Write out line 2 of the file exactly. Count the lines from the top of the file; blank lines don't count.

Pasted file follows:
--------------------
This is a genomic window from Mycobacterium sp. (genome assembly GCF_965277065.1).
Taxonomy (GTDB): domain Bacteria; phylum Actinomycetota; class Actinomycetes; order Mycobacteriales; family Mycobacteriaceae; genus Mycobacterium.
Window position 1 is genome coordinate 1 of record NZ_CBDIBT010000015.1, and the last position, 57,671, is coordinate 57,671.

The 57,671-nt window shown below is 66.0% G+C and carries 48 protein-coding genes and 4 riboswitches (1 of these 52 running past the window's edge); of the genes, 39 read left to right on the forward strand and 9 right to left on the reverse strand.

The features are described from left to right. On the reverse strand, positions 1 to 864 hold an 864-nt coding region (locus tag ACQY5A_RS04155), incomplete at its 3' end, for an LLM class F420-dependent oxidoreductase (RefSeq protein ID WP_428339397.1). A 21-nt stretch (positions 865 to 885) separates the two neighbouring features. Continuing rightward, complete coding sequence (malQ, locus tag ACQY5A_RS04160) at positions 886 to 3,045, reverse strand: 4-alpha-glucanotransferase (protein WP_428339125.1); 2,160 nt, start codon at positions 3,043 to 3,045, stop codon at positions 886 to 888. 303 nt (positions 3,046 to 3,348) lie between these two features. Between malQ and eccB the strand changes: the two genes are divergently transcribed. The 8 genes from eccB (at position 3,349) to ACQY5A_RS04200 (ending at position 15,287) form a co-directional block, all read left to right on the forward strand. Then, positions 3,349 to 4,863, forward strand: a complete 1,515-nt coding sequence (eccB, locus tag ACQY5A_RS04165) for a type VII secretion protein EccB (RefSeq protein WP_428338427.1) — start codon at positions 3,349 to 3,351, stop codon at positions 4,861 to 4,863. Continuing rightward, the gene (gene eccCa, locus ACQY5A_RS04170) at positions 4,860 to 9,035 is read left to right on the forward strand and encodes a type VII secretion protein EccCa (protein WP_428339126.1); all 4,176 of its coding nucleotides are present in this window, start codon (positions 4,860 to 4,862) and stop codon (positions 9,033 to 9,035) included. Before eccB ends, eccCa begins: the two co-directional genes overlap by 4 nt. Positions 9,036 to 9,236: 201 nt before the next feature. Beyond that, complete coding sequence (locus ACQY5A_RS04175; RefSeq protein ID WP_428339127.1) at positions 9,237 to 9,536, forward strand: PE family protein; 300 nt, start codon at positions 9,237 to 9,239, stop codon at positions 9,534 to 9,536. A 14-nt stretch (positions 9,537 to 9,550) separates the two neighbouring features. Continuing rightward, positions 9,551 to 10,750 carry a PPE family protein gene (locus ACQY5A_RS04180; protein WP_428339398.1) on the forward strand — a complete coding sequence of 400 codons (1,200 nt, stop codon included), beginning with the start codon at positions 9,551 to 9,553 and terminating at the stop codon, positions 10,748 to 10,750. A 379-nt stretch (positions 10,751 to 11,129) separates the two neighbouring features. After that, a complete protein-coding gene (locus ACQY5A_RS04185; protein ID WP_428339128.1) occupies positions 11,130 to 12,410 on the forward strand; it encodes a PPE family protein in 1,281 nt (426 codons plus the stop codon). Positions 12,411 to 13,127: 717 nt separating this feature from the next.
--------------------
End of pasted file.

Taxonomy (GTDB): domain Bacteria; phylum Actinomycetota; class Actinomycetes; order Mycobacteriales; family Mycobacteriaceae; genus Mycobacterium.